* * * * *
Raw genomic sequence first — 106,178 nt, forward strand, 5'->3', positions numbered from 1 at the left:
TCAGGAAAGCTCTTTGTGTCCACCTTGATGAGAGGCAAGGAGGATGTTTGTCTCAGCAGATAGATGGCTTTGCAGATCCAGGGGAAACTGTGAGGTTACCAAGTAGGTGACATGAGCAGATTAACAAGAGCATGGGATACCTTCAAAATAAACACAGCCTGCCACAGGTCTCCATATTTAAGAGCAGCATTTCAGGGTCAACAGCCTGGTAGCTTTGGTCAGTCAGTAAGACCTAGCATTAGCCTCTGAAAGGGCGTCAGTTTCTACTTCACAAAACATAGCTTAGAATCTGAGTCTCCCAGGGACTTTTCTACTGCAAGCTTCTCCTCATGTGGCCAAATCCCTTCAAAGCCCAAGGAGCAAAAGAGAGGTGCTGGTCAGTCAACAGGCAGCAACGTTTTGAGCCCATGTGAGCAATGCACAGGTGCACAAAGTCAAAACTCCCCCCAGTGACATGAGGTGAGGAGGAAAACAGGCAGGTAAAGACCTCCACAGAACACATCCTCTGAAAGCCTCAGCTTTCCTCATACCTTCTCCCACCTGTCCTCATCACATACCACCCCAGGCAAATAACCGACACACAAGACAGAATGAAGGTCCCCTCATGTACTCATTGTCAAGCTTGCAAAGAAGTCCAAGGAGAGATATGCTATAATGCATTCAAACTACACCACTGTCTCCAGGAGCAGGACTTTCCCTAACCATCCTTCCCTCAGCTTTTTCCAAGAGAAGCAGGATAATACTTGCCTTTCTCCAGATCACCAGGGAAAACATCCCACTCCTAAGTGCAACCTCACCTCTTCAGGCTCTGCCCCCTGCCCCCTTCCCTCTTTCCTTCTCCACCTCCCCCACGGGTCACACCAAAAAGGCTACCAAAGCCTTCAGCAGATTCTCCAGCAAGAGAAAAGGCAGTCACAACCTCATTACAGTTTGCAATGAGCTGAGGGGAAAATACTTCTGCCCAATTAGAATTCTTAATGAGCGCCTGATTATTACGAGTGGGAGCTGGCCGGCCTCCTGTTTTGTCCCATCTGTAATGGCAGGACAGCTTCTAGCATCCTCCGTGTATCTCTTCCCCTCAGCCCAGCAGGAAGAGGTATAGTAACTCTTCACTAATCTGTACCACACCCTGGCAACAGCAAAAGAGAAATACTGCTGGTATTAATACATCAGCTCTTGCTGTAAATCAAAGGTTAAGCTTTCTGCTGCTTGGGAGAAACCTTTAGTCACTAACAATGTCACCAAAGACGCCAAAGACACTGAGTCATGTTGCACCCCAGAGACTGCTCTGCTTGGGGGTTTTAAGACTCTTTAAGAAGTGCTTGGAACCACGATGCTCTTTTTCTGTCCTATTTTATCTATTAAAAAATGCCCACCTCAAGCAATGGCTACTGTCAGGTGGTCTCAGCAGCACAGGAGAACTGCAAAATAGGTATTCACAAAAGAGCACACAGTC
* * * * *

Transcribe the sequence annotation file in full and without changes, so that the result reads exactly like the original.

Raw genomic sequence first — 106,178 nt, forward strand, 5'->3', positions numbered from 1 at the left:
TCAGGAAAGCTCTTTGTGTCCACCTTGATGAGAGGCAAGGAGGATGTTTGTCTCAGCAGATAGATGGCTTTGCAGATCCAGGGGAAACTGTGAGGTTACCAAGTAGGTGACATGAGCAGATTAACAAGAGCATGGGATACCTTCAAAATAAACACAGCCTGCCACAGGTCTCCATATTTAAGAGCAGCATTTCAGGGTCAACAGCCTGGTAGCTTTGGTCAGTCAGTAAGACCTAGCATTAGCCTCTGAAAGGGCGTCAGTTTCTACTTCACAAAACATAGCTTAGAATCTGAGTCTCCCAGGGACTTTTCTACTGCAAGCTTCTCCTCATGTGGCCAAATCCCTTCAAAGCCCAAGGAGCAAAAGAGAGGTGCTGGTCAGTCAACAGGCAGCAACGTTTTGAGCCCATGTGAGCAATGCACAGGTGCACAAAGTCAAAACTCCCCCCAGTGACATGAGGTGAGGAGGAAAACAGGCAGGTAAAGACCTCCACAGAACACATCCTCTGAAAGCCTCAGCTTTCCTCATACCTTCTCCCACCTGTCCTCATCACATACCACCCCAGGCAAATAACCGACACACAAGACAGAATGAAGGTCCCCTCATGTACTCATTGTCAAGCTTGCAAAGAAGTCCAAGGAGAGATATGCTATAATGCATTCAAACTACACCACTGTCTCCAGGAGCAGGACTTTCCCTAACCATCCTTCCCTCAGCTTTTTCCAAGAGAAGCAGGATAATACTTGCCTTTCTCCAGATCACCAGGGAAAACATCCCACTCCTAAGTGCAACCTCACCTCTTCAGGCTCTGCCCCCTGCCCCCTTCCCTCTTTCCTTCTCCACCTCCCCCACGGGTCACACCAAAAAGGCTACCAAAGCCTTCAGCAGATTCTCCAGCAAGAGAAAAGGCAGTCACAACCTCATTACAGTTTGCAATGAGCTGAGGGGAAAATACTTCTGCCCAATTAGAATTCTTAATGAGCGCCTGATTATTACGAGTGGGAGCTGGCCGGCCTCCTGTTTTGTCCCATCTGTAATGGCAGGACAGCTTCTAGCATCCTCCGTGTATCTCTTCCCCTCAGCCCAGCAGGAAGAGGTATAGTAACTCTTCACTAATCTGTACCACACCCTGGCAACAGCAAAAGAGAAATACTGCTGGTATTAATACATCAGCTCTTGCTGTAAATCAAAGGTTAAGCTTTCTGCTGCTTGGGAGAAACCTTTAGTCACTAACAATGTCACCAAAGACGCCAAAGACACTGAGTCATGTTGCACCCCAGAGACTGCTCTGCTTGGGGGTTTTAAGACTCTTTAAGAAGTGCTTGGAACCACGATGCTCTTTTTCTGTCCTATTTTATCTATTAAAAAATGCCCACCTCAAGCAATGGCTACTGTCAGGTGGTCTCAGCAGCACAGGAGAACTGCAAAATAGGTATTCACAAAAGAGCACACAGTC